What made Korach do something so crazy?
Even the most egotistically minded person would have realised that his revolt against people who had been appointed by Hashem to lead the people, would certainly not succeed.
Rashi explains that Korach had some divine insight. Prophetically, he could see that in future generations, there would be household names descended from him – well known to the people, who would be great individuals – like Samuel the Prophet, and many Levites who led services in the Temple.
Korach could contemplate on what we read in Psalm 99, which we recite in Shul on Friday night, ‘Moshe V’Aharon B’Kohanav U’Shmuel Bekorei Shemo’, ‘Moshe and Aharon were amongst those who were the Priests of G-d and Shmuel amongst those who called on his name’.
And notice, say Chazal in the Talmud, Shmuel in his generation, is considered to be as great as Moshe and Aharon were in their generation. And notice as well, that Shmuel by himself, is compared to Moshe and Aharon combined. And this is the type of impression that Korach had, as a result of which he thought that he was greater than Moshe and Aharon combined.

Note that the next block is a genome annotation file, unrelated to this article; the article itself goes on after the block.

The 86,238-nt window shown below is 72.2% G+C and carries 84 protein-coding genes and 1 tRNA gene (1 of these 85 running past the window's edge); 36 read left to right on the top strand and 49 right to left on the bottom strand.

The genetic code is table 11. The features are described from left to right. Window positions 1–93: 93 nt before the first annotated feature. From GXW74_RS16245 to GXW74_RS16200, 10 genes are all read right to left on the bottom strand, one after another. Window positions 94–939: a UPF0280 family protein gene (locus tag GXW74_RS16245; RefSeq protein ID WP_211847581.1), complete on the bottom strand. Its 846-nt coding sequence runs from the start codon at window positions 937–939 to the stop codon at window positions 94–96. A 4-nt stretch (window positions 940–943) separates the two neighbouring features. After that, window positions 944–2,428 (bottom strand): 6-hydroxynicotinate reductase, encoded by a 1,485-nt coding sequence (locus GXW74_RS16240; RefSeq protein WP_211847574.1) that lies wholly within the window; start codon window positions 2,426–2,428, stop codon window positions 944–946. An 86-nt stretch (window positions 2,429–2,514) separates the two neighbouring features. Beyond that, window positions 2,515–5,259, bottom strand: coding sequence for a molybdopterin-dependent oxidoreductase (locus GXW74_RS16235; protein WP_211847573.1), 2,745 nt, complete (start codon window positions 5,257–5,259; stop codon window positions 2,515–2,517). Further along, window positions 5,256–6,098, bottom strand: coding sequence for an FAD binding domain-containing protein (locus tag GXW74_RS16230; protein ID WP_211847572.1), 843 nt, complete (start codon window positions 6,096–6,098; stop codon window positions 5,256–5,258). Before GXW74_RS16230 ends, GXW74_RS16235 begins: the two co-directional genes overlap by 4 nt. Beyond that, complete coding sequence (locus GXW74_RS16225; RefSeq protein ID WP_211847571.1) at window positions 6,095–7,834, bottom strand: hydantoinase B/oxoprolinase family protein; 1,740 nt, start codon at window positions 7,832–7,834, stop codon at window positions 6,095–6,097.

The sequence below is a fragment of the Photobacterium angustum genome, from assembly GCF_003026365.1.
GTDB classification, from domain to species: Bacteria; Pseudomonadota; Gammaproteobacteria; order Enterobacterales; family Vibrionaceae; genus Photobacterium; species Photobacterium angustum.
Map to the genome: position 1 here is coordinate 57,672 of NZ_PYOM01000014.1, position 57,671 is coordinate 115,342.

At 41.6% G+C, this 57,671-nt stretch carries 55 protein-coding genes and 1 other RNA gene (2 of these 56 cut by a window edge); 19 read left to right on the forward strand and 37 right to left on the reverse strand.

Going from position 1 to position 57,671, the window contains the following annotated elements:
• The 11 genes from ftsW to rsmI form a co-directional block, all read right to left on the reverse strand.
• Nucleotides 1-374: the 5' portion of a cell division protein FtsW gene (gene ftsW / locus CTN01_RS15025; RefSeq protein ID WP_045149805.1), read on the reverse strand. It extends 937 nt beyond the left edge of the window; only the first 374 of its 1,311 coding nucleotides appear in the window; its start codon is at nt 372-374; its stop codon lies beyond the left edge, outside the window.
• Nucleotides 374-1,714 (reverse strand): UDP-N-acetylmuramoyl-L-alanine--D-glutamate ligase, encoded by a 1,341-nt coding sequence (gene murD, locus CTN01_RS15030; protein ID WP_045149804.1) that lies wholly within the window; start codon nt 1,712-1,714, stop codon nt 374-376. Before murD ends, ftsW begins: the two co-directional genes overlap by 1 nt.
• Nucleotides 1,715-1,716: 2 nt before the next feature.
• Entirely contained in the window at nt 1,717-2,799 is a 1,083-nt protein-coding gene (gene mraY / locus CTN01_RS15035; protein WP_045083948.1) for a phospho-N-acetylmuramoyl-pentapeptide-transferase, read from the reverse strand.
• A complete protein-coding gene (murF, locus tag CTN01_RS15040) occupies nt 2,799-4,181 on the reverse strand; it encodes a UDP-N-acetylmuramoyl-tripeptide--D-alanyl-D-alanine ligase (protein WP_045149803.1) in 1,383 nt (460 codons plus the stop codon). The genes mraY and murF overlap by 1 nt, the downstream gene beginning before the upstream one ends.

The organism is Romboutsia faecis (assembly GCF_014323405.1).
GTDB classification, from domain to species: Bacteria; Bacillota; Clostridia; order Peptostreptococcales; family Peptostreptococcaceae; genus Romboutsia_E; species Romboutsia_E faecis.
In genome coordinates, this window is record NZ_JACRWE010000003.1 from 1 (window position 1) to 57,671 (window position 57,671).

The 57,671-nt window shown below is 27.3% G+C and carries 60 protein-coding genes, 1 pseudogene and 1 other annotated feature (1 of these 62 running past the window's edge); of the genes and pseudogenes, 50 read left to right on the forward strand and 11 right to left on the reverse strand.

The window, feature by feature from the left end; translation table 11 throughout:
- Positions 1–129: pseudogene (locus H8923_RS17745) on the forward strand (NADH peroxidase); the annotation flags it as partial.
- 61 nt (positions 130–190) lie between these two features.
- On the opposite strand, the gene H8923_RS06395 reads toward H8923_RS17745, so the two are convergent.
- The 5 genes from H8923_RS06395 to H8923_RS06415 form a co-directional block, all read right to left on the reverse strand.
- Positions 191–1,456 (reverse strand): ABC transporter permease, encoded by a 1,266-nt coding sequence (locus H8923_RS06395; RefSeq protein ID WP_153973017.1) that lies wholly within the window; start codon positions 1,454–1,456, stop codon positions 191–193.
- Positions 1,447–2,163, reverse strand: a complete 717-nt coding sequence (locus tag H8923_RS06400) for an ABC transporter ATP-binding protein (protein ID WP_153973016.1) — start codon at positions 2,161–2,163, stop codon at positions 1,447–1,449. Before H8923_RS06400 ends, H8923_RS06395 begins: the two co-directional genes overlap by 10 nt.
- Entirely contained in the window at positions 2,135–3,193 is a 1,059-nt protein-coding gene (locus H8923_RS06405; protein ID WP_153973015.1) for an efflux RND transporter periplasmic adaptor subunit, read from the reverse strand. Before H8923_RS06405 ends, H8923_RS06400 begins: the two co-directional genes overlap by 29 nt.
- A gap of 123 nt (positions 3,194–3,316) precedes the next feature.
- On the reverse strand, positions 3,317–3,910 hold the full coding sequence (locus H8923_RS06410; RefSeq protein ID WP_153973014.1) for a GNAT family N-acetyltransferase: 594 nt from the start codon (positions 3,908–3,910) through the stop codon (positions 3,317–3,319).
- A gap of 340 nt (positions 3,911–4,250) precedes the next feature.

I believe that Korach’s mistake was rooted in the wrong definition that he gave to greatness. Korach thought that to be great means, you’ve got to be famous. No. He made a terrible, fatal error.
In our tradition of course, the truly great people are those who live selflessly for the sake of others, enriching our society through their piety. That’s why the Talmud talks about the ‘Lamed Vav Tzadikim’, the 36 pious people, through whose merit the world continues to exist.
To be great means being a mensch, being there for the sake of others, whether the world knows about you or not.
Korach wanted us to remember him to this day because of his fame. Sadly, for him, we recall his name for the wrong reasons. And from him we can learn a lesson for us all, and that is, each and every one of us can be truly great.